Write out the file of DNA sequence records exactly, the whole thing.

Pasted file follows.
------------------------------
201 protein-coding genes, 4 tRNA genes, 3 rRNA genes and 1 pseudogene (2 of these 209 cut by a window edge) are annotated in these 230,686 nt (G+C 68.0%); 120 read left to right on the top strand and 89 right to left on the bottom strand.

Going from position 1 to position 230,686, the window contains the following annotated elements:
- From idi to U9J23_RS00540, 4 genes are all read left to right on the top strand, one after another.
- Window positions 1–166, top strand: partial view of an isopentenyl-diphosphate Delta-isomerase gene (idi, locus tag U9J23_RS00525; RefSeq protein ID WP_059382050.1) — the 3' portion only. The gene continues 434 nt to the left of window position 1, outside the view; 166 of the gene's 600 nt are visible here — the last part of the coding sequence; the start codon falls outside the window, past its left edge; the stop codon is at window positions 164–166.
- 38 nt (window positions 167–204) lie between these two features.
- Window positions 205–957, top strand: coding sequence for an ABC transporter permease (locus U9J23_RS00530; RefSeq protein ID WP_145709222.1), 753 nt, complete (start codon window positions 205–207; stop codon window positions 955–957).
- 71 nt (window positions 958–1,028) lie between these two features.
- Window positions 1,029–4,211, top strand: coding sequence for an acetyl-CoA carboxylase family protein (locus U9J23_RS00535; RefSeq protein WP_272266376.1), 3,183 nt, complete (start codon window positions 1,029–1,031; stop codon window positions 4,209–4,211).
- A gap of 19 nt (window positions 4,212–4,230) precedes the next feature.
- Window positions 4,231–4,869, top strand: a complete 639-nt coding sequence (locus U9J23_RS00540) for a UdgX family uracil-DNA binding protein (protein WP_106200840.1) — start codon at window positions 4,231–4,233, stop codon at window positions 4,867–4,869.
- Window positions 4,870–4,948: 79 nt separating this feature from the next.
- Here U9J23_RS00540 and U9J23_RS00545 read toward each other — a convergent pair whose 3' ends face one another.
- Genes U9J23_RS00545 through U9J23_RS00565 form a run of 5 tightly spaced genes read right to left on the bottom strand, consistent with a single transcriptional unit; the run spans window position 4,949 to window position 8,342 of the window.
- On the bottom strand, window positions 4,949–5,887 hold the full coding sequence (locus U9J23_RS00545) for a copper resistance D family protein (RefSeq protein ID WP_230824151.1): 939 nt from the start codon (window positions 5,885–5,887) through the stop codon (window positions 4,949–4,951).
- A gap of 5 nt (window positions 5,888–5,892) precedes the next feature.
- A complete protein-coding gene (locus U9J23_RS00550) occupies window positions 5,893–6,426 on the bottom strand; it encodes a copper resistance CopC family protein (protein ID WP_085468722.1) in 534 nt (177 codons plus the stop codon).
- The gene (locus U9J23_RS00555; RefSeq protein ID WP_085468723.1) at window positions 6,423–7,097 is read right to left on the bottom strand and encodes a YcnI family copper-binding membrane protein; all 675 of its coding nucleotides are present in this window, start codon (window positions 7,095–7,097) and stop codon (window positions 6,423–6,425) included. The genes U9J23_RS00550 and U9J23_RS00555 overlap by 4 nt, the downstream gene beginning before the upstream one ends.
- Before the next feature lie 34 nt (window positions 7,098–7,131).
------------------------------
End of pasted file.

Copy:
201 protein-coding genes, 4 tRNA genes, 3 rRNA genes and 1 pseudogene (2 of these 209 cut by a window edge) are annotated in these 230,686 nt (G+C 68.0%); 120 read left to right on the top strand and 89 right to left on the bottom strand.

Going from position 1 to position 230,686, the window contains the following annotated elements:
- From idi to U9J23_RS00540, 4 genes are all read left to right on the top strand, one after another.
- Window positions 1–166, top strand: partial view of an isopentenyl-diphosphate Delta-isomerase gene (idi, locus tag U9J23_RS00525; RefSeq protein ID WP_059382050.1) — the 3' portion only. The gene continues 434 nt to the left of window position 1, outside the view; 166 of the gene's 600 nt are visible here — the last part of the coding sequence; the start codon falls outside the window, past its left edge; the stop codon is at window positions 164–166.
- 38 nt (window positions 167–204) lie between these two features.
- Window positions 205–957, top strand: coding sequence for an ABC transporter permease (locus U9J23_RS00530; RefSeq protein ID WP_145709222.1), 753 nt, complete (start codon window positions 205–207; stop codon window positions 955–957).
- 71 nt (window positions 958–1,028) lie between these two features.
- Window positions 1,029–4,211, top strand: coding sequence for an acetyl-CoA carboxylase family protein (locus U9J23_RS00535; RefSeq protein WP_272266376.1), 3,183 nt, complete (start codon window positions 1,029–1,031; stop codon window positions 4,209–4,211).
- A gap of 19 nt (window positions 4,212–4,230) precedes the next feature.
- Window positions 4,231–4,869, top strand: a complete 639-nt coding sequence (locus U9J23_RS00540) for a UdgX family uracil-DNA binding protein (protein WP_106200840.1) — start codon at window positions 4,231–4,233, stop codon at window positions 4,867–4,869.
- Window positions 4,870–4,948: 79 nt separating this feature from the next.
- Here U9J23_RS00540 and U9J23_RS00545 read toward each other — a convergent pair whose 3' ends face one another.
- Genes U9J23_RS00545 through U9J23_RS00565 form a run of 5 tightly spaced genes read right to left on the bottom strand, consistent with a single transcriptional unit; the run spans window position 4,949 to window position 8,342 of the window.
- On the bottom strand, window positions 4,949–5,887 hold the full coding sequence (locus U9J23_RS00545) for a copper resistance D family protein (RefSeq protein ID WP_230824151.1): 939 nt from the start codon (window positions 5,885–5,887) through the stop codon (window positions 4,949–4,951).
- A gap of 5 nt (window positions 5,888–5,892) precedes the next feature.
- A complete protein-coding gene (locus U9J23_RS00550) occupies window positions 5,893–6,426 on the bottom strand; it encodes a copper resistance CopC family protein (protein ID WP_085468722.1) in 534 nt (177 codons plus the stop codon).
- The gene (locus U9J23_RS00555; RefSeq protein ID WP_085468723.1) at window positions 6,423–7,097 is read right to left on the bottom strand and encodes a YcnI family copper-binding membrane protein; all 675 of its coding nucleotides are present in this window, start codon (window positions 7,095–7,097) and stop codon (window positions 6,423–6,425) included. The genes U9J23_RS00550 and U9J23_RS00555 overlap by 4 nt, the downstream gene beginning before the upstream one ends.
- Before the next feature lie 34 nt (window positions 7,098–7,131).